The postexercise maximum decrease in FEV1 and AUC20 decreased significantly following the 4-week treatment in both groups, but were significantly lower in the montelukast group than in the FP group (8.83±7.74% vs. 16.54±7.71%, P=0.024; 232.1±187.9 vs. 374.9±145.0, P=0.035; Table 2 and Fig. 2). There were significant differences in the magnitude of change between the two (Δ; -18.38±14.53% vs. -4.67±8.12% for the montelukast and FP groups, respectively; P=0.021; Fig. 3A). There were also significant differences in the Δ AUC20 between the groups (-21.23±17.53 vs. -3.72±3.81, P=0.028; Fig. 3B).
There were no significant differences in the percentage of eosinophils between treatments in the montelukast group (baseline, 2.11±0.54 vs. 1.34±0.41, P=0.077; postexercise, 2.05±2.59 vs. 2.19±0.82, P=0.643) or the FP group (baseline, 2.11±0.54 vs. 1.34±0.41, P=0.062; postexercise, 2.05±2.59 vs. 2.19±0.82, P=0.647). There were no significant differences in the percentage and concentrations of macrophages, lymphocytes, and neutrophils at baseline and postexercise between treatments (data not shown). A significant decrease in the levels of sputum LTE4 at baseline and postexercise after treatment compared to those before treatment was observed in the montelukast group (baseline, 347.1±323.4 pg/mL vs. 253.2±199.4 pg/mL, P=0.021; postexercise, 1,109.5±841.0 pg/mL vs. 554.5±281.9 pg/mL; P=0.018) and the FP group (baseline, 452.6±281.9 pg/mL vs. 203.1±213.7 pg/mL, P=0.038; postexercise, 1,447.5±921.1 pg/mL vs. 778.6±689.7 pg/mL, P=0.017), but there were no further significant differences in the Δbaseline sputum LTE4 or the Δpostexercise sputum LTE4 between the groups. There were no significant differences in the levels of urine LTE4 at baseline and postexercise after treatment compared to those before treatment in either group. The levels of sputum ECP at baseline and postexercise before treatment significantly decreased following treatment in the montelukast group (baseline, 41.28±38.83 ng/mL vs. 27.91±16.61 ng/mL, P=0.032; postexercise, 78.68±78.46 ng/mL vs. 29.38±21.41 ng/mL, P=0.009) and the FP group (baseline, 86.89±75.23 ng/mL vs. 38.56±24.45 ng/mL, P=0.014; postexercise, 87.16±87.73 ng/mL vs. 48.67±59.23 ng/mL, P=0.047). No significant differences were observed in the Δbaseline sputum ECP or the Δpostexercise sputum ECP between the groups. There were no significant differences in the levels of serum ECP at baseline and postexercise after treatment compared to those before treatment. A significant decrease in the levels of FENO at baseline and postexercise after treatment compared to those before treatment was observed in both the montelukast (baseline, 29.36±21.36 ppb vs. 19.00±9.12 ppb, P=0.037; postexercise, 28.09±24.48 ppb vs. 18.17±11.51 ppb, P=0.023) and FP groups (baseline, 31.58±24.46 ppb vs. 20.25±17.63 ppb, P=0.034; postexercise, 28.67±12.78 ppb vs. 18.50±11.37 ppb, P=0.039). There were no significant differences in the Δbaseline levels of FENO or in the Δpostexercise levels of FENO between the two treatment groups.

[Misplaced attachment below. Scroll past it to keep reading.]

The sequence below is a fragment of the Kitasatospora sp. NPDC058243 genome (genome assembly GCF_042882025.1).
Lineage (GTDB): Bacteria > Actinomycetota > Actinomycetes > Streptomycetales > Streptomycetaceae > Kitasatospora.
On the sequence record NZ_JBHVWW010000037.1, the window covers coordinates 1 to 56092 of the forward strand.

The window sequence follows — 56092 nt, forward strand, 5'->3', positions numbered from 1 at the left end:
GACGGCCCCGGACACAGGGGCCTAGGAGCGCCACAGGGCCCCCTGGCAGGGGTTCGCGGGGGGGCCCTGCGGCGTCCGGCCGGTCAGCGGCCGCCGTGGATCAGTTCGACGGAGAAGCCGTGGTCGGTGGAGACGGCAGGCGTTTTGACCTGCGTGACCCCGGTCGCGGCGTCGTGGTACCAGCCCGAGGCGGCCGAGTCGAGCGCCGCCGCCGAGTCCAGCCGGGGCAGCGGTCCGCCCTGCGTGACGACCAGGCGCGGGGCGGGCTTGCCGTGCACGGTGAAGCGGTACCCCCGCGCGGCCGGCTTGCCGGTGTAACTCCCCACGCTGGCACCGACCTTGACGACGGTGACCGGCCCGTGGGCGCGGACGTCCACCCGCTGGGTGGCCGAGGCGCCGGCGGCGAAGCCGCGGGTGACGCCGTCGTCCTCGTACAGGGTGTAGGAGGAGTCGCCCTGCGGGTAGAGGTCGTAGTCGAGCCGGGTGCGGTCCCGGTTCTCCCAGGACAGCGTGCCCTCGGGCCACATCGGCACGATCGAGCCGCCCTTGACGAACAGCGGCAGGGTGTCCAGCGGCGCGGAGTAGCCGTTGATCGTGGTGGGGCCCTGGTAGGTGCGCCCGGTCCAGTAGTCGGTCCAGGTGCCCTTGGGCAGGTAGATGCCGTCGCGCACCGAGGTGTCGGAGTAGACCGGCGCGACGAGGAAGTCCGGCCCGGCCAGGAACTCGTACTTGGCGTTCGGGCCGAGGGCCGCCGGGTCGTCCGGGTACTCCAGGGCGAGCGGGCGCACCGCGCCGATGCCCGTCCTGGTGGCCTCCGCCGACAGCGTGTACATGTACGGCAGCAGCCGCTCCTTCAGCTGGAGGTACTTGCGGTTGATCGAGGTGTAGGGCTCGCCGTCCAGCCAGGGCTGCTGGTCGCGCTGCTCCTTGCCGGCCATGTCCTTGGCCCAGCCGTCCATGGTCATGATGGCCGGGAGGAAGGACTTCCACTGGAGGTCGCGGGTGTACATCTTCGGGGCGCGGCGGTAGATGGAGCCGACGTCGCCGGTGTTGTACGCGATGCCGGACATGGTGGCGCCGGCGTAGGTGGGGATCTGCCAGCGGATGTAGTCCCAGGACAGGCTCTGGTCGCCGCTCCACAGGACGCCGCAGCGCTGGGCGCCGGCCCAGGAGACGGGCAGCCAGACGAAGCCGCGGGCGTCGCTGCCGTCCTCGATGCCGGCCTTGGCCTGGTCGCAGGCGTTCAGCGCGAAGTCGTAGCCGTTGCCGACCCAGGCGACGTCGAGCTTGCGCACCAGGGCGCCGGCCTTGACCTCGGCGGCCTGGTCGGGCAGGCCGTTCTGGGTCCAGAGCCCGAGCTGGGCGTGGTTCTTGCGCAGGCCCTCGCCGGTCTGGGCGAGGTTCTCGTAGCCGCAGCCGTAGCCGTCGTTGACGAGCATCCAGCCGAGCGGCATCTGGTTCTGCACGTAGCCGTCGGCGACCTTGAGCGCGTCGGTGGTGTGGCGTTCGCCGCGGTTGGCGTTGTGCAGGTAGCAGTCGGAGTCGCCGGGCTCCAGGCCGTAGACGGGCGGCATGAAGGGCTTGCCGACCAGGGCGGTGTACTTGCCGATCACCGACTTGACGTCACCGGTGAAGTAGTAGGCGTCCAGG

There were significant differences in the sputum LTE4/FENO ratio at baseline and postexercise after treatment compared to those before treatment in both the montelukast (baseline, 25.66±23.47 vs. 8.42±8.01, P=0.008; postexercise, 45.72±52.94 vs. 16.63±15.26, P=0.001) (Fig. 1A) and FP groups (baseline, 25.24±17.58 vs. 20.41±17.54, P=0.048; postexercise, 51.10±47.91 vs. 45.79±39.86, P=0.044) (Fig. 1B). There were significant differences in the urine LTE4/FENO ratio at baseline and postexercise between treatments in both the montelukast (baseline, 2.36±2.37 vs. 0.88±0.38, P=0.012; postexercise, 2.53±1.64 vs. 1.04±0.68, Fig. 1C) and FP groups (baseline, 2.23±2.01 vs. 1.60±1.48, P=0.038; postexercise, 2.28±1.75 vs. 1.71±1.39, P=0.043) (Fig. 1D).